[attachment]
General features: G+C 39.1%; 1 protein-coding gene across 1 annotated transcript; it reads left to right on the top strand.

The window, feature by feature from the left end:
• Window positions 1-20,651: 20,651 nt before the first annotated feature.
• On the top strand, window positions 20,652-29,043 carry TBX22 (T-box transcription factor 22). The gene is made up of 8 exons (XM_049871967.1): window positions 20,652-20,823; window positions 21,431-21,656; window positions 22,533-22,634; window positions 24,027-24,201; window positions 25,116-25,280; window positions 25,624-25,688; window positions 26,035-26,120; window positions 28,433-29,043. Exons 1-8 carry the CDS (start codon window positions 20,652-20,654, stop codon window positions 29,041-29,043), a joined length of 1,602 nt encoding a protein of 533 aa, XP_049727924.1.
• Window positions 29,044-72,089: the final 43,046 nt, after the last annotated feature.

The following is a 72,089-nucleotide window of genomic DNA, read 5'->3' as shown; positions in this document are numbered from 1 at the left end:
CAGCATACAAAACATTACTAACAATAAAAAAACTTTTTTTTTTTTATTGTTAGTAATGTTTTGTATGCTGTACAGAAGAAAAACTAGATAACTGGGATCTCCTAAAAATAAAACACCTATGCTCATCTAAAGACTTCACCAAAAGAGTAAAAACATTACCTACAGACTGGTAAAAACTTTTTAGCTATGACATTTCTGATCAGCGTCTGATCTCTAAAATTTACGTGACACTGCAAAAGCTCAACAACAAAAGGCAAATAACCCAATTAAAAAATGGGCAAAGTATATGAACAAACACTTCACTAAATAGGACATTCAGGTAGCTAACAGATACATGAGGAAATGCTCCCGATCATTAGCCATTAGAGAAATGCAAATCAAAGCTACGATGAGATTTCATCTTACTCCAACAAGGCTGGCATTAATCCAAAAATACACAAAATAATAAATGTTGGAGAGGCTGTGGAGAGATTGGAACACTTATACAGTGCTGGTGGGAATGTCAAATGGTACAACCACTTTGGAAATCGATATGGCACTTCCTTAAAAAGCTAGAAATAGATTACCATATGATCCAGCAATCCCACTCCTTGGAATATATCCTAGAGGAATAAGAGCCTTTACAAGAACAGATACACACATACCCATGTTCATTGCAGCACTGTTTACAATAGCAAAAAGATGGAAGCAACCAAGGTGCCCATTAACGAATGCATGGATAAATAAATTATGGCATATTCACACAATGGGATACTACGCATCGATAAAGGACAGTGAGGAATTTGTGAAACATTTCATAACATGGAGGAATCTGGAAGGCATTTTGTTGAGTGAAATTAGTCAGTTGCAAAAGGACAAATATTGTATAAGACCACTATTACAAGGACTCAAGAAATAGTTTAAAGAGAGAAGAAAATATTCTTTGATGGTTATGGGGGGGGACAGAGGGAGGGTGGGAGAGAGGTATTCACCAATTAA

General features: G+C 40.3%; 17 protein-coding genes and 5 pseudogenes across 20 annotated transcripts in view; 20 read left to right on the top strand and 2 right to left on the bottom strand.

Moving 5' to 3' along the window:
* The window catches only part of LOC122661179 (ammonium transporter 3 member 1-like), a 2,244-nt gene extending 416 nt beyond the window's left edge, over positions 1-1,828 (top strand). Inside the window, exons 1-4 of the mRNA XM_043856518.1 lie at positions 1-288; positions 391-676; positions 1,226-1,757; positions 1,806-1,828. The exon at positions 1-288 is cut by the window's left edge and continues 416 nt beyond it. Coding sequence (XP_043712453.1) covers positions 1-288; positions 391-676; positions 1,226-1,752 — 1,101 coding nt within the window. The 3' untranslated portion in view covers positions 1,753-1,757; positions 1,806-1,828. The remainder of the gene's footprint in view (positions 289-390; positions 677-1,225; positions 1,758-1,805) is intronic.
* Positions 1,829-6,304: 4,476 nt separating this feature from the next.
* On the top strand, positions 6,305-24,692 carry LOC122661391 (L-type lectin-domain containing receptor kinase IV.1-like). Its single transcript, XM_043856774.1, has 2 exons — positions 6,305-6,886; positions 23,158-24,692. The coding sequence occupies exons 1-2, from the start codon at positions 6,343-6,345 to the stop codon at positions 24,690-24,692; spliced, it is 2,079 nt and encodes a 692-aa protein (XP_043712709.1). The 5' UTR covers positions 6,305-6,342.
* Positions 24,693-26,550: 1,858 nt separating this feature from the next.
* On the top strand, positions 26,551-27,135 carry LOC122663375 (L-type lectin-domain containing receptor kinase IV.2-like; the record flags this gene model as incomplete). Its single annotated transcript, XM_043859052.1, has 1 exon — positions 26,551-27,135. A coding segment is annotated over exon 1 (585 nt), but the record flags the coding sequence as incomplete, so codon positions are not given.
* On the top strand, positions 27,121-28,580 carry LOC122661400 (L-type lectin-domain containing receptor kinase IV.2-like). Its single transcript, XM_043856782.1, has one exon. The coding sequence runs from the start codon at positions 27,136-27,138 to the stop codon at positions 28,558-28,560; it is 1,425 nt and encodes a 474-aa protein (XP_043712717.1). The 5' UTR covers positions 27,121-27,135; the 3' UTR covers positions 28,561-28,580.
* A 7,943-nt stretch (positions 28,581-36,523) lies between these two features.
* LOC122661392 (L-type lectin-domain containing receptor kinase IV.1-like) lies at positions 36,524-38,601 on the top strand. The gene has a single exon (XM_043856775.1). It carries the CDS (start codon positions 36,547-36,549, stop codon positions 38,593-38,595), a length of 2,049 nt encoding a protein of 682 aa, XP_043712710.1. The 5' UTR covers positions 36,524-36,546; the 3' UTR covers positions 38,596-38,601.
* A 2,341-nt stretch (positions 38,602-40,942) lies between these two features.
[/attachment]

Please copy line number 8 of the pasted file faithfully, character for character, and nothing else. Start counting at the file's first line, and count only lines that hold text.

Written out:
General features: G+C 40.3%; 17 protein-coding genes and 5 pseudogenes across 20 annotated transcripts in view; 20 read left to right on the top strand and 2 right to left on the bottom strand.